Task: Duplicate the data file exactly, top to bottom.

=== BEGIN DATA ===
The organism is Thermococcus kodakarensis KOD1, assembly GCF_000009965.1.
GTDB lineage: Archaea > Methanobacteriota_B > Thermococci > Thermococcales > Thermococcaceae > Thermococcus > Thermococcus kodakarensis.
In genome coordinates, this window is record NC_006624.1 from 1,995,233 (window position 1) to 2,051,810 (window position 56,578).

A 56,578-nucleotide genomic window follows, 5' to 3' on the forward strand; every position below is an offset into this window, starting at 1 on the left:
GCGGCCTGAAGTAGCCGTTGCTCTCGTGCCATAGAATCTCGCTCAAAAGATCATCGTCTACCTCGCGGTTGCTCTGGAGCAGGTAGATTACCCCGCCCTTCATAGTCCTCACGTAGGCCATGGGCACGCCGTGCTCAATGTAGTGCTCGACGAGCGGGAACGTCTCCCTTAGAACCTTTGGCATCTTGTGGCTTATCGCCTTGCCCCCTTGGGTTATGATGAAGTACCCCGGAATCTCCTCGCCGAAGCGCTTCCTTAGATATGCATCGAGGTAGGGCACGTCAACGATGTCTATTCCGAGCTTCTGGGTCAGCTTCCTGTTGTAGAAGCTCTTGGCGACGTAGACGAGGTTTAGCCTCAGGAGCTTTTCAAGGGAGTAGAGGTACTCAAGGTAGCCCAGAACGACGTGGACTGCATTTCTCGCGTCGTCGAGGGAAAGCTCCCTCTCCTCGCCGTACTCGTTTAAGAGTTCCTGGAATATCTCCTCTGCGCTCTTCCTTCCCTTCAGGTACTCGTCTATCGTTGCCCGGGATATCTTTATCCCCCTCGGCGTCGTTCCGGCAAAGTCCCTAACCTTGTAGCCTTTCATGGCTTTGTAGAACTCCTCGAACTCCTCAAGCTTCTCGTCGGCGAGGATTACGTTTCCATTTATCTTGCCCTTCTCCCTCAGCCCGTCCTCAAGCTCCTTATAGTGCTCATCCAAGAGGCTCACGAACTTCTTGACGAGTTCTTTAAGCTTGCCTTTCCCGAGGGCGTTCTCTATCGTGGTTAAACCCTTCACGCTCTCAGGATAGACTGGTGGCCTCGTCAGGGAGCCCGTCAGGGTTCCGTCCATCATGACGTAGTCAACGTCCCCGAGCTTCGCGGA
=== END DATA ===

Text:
The organism is Thermococcus kodakarensis KOD1, assembly GCF_000009965.1.
GTDB lineage: Archaea > Methanobacteriota_B > Thermococci > Thermococcales > Thermococcaceae > Thermococcus > Thermococcus kodakarensis.
In genome coordinates, this window is record NC_006624.1 from 1,995,233 (window position 1) to 2,051,810 (window position 56,578).

A 56,578-nucleotide genomic window follows, 5' to 3' on the forward strand; every position below is an offset into this window, starting at 1 on the left:
GCGGCCTGAAGTAGCCGTTGCTCTCGTGCCATAGAATCTCGCTCAAAAGATCATCGTCTACCTCGCGGTTGCTCTGGAGCAGGTAGATTACCCCGCCCTTCATAGTCCTCACGTAGGCCATGGGCACGCCGTGCTCAATGTAGTGCTCGACGAGCGGGAACGTCTCCCTTAGAACCTTTGGCATCTTGTGGCTTATCGCCTTGCCCCCTTGGGTTATGATGAAGTACCCCGGAATCTCCTCGCCGAAGCGCTTCCTTAGATATGCATCGAGGTAGGGCACGTCAACGATGTCTATTCCGAGCTTCTGGGTCAGCTTCCTGTTGTAGAAGCTCTTGGCGACGTAGACGAGGTTTAGCCTCAGGAGCTTTTCAAGGGAGTAGAGGTACTCAAGGTAGCCCAGAACGACGTGGACTGCATTTCTCGCGTCGTCGAGGGAAAGCTCCCTCTCCTCGCCGTACTCGTTTAAGAGTTCCTGGAATATCTCCTCTGCGCTCTTCCTTCCCTTCAGGTACTCGTCTATCGTTGCCCGGGATATCTTTATCCCCCTCGGCGTCGTTCCGGCAAAGTCCCTAACCTTGTAGCCTTTCATGGCTTTGTAGAACTCCTCGAACTCCTCAAGCTTCTCGTCGGCGAGGATTACGTTTCCATTTATCTTGCCCTTCTCCCTCAGCCCGTCCTCAAGCTCCTTATAGTGCTCATCCAAGAGGCTCACGAACTTCTTGACGAGTTCTTTAAGCTTGCCTTTCCCGAGGGCGTTCTCTATCGTGGTTAAACCCTTCACGCTCTCAGGATAGACTGGTGGCCTCGTCAGGGAGCCCGTCAGGGTTCCGTCCATCATGACGTAGTCAACGTCCCCGAGCTTCGCGGA